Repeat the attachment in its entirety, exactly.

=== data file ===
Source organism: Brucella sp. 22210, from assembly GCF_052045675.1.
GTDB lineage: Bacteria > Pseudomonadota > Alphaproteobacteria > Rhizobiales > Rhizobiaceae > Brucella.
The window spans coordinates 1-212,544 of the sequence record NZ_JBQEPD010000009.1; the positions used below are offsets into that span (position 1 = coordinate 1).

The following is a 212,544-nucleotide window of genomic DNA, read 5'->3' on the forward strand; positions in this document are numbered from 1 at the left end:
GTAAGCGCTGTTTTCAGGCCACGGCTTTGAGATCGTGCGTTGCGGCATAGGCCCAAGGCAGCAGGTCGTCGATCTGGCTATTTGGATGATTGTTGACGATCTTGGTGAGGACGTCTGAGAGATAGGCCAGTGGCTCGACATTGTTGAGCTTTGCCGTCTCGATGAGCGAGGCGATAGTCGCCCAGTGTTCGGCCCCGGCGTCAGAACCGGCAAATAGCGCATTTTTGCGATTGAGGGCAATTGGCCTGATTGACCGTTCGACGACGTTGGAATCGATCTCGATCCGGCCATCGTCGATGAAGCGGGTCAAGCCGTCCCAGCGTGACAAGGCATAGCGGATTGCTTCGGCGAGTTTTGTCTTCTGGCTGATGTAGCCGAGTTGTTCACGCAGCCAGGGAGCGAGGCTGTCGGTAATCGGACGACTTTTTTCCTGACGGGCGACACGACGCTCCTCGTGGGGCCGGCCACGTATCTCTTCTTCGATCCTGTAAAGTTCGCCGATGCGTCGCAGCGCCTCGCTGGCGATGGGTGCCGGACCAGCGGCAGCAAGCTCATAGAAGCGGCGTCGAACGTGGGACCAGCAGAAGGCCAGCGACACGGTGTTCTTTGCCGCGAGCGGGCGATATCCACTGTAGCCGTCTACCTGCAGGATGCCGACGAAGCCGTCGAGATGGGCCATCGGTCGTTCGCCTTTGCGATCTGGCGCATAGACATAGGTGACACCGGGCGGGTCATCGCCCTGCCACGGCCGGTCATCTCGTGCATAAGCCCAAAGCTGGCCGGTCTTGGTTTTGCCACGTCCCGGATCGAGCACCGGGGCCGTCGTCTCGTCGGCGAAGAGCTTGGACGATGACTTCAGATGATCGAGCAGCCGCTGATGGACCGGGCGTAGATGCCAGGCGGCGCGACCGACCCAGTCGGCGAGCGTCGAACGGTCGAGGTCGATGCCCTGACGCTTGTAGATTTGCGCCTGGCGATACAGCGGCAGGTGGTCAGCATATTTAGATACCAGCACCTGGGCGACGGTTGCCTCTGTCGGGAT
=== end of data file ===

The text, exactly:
Source organism: Brucella sp. 22210, from assembly GCF_052045675.1.
GTDB lineage: Bacteria > Pseudomonadota > Alphaproteobacteria > Rhizobiales > Rhizobiaceae > Brucella.
The window spans coordinates 1-212,544 of the sequence record NZ_JBQEPD010000009.1; the positions used below are offsets into that span (position 1 = coordinate 1).

The following is a 212,544-nucleotide window of genomic DNA, read 5'->3' on the forward strand; positions in this document are numbered from 1 at the left end:
GTAAGCGCTGTTTTCAGGCCACGGCTTTGAGATCGTGCGTTGCGGCATAGGCCCAAGGCAGCAGGTCGTCGATCTGGCTATTTGGATGATTGTTGACGATCTTGGTGAGGACGTCTGAGAGATAGGCCAGTGGCTCGACATTGTTGAGCTTTGCCGTCTCGATGAGCGAGGCGATAGTCGCCCAGTGTTCGGCCCCGGCGTCAGAACCGGCAAATAGCGCATTTTTGCGATTGAGGGCAATTGGCCTGATTGACCGTTCGACGACGTTGGAATCGATCTCGATCCGGCCATCGTCGATGAAGCGGGTCAAGCCGTCCCAGCGTGACAAGGCATAGCGGATTGCTTCGGCGAGTTTTGTCTTCTGGCTGATGTAGCCGAGTTGTTCACGCAGCCAGGGAGCGAGGCTGTCGGTAATCGGACGACTTTTTTCCTGACGGGCGACACGACGCTCCTCGTGGGGCCGGCCACGTATCTCTTCTTCGATCCTGTAAAGTTCGCCGATGCGTCGCAGCGCCTCGCTGGCGATGGGTGCCGGACCAGCGGCAGCAAGCTCATAGAAGCGGCGTCGAACGTGGGACCAGCAGAAGGCCAGCGACACGGTGTTCTTTGCCGCGAGCGGGCGATATCCACTGTAGCCGTCTACCTGCAGGATGCCGACGAAGCCGTCGAGATGGGCCATCGGTCGTTCGCCTTTGCGATCTGGCGCATAGACATAGGTGACACCGGGCGGGTCATCGCCCTGCCACGGCCGGTCATCTCGTGCATAAGCCCAAAGCTGGCCGGTCTTGGTTTTGCCACGTCCCGGATCGAGCACCGGGGCCGTCGTCTCGTCGGCGAAGAGCTTGGACGATGACTTCAGATGATCGAGCAGCCGCTGATGGACCGGGCGTAGATGCCAGGCGGCGCGACCGACCCAGTCGGCGAGCGTCGAACGGTCGAGGTCGATGCCCTGACGCTTGTAGATTTGCGCCTGGCGATACAGCGGCAGGTGGTCAGCATATTTAGATACCAGCACCTGGGCGACGGTTGCCTCTGTCGGGAT